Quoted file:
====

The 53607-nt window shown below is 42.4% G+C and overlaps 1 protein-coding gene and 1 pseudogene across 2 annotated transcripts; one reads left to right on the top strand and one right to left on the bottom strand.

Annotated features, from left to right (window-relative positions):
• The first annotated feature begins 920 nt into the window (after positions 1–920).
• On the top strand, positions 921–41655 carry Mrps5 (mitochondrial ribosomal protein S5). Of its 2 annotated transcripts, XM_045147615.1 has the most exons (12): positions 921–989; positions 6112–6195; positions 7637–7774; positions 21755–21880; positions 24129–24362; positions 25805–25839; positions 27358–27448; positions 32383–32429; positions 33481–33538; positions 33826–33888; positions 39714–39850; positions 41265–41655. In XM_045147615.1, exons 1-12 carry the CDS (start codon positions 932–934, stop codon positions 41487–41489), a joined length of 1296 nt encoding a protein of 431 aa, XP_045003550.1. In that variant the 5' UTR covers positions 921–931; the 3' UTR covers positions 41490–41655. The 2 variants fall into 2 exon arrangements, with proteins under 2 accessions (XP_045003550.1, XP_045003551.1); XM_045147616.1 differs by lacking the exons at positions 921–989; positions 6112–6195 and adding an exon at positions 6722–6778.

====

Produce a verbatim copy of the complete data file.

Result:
The 53607-nt window shown below is 42.4% G+C and overlaps 1 protein-coding gene and 1 pseudogene across 2 annotated transcripts; one reads left to right on the top strand and one right to left on the bottom strand.

Annotated features, from left to right (window-relative positions):
• The first annotated feature begins 920 nt into the window (after positions 1–920).
• On the top strand, positions 921–41655 carry Mrps5 (mitochondrial ribosomal protein S5). Of its 2 annotated transcripts, XM_045147615.1 has the most exons (12): positions 921–989; positions 6112–6195; positions 7637–7774; positions 21755–21880; positions 24129–24362; positions 25805–25839; positions 27358–27448; positions 32383–32429; positions 33481–33538; positions 33826–33888; positions 39714–39850; positions 41265–41655. In XM_045147615.1, exons 1-12 carry the CDS (start codon positions 932–934, stop codon positions 41487–41489), a joined length of 1296 nt encoding a protein of 431 aa, XP_045003550.1. In that variant the 5' UTR covers positions 921–931; the 3' UTR covers positions 41490–41655. The 2 variants fall into 2 exon arrangements, with proteins under 2 accessions (XP_045003550.1, XP_045003551.1); XM_045147616.1 differs by lacking the exons at positions 921–989; positions 6112–6195 and adding an exon at positions 6722–6778.